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More high speed rail coming to a European city near you?

October 18, 2010

Travelers in Europe are used to boarding trains that are staffed by employees of the national rail company and pulled by locomotives bearing the emblems on these railways.  There has been a slow change as some trains have started to cross borders without having to endure the sometimes lengthy process of changing locomotives and crews, but the European rail industry may be on the verge of a major change.  This weekend, the German railway Deutsche Bahn (DB) ran its first ICE high speed train through the Chunnel connecting Britain with Europe.  Previously, only Eurostar had been allowed to run trains through the tunnel, but Europe is set to open its railroads to competition, and Deutsche Bahn has been pushing to expand service.

This new openness on the railways would allow DB to compete with the French national passenger railway, SNCF, by offering high speed trains from Frankfurt and Cologne to London, and from Frankfurt to Lyon and Marseille.  This would break a sector full of monopolies across Europe, since travelers could potentially choose different airlines to fly between cities, but rail routes are usually still controlled by a single rail company.  As if to demonstrate the power that a single rail company has over rail transport between destinations, Eurostar was forced to offer very limited service today, as workers for the Belgium rail network went on strike today.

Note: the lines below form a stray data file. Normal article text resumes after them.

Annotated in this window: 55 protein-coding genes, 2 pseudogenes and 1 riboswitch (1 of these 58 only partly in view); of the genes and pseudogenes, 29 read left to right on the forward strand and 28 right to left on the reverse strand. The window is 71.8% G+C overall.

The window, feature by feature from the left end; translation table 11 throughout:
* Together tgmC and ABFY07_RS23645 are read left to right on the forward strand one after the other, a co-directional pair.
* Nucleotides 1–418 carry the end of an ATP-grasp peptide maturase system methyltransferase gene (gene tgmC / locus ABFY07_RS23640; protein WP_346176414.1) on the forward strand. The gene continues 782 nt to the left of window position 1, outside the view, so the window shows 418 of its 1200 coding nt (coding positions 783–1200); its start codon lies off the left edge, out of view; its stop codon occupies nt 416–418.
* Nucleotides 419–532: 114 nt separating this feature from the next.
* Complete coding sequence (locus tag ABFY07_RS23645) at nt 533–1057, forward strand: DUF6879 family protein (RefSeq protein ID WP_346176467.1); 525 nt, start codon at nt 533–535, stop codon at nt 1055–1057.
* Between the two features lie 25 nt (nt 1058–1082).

Of course, national interests could put still try to prevent a truly open rail market.  As The Economist reported, while DB and SNCF have worked on some agreements, the two companies are also sparing over routes across Europe.  DB accuses of France of protecting its rail industry, and there does appear to be some truth in that charge, as France objects to Eurostar’s decision to buy carriages made by the German company Siemens instead of the French firm Alstom.  SNCF in turn accused DB of maintaining close ties between its passenger division and its arm that maintains the actual railroads.  The European Union might be called in to settle the disputes.

As a result, while opening the rails to all comers may eventually make transportation options cheaper and more plentiful for travelers, do not expect self-interest to not make the rails rather bumpy, at least in the short term.

One Comment leave one →
  1. eubeyer permalink
    October 19, 2010 7:16 am

    DB continues to press its case for access to the Chunnel, as it has brought an ICE train to London’s St Pancras station. For more information about DB’s plan to run trains from Frankfort, Germany to London in five hours, visit “German rail firm DB competes for Channel Tunnel routes” (

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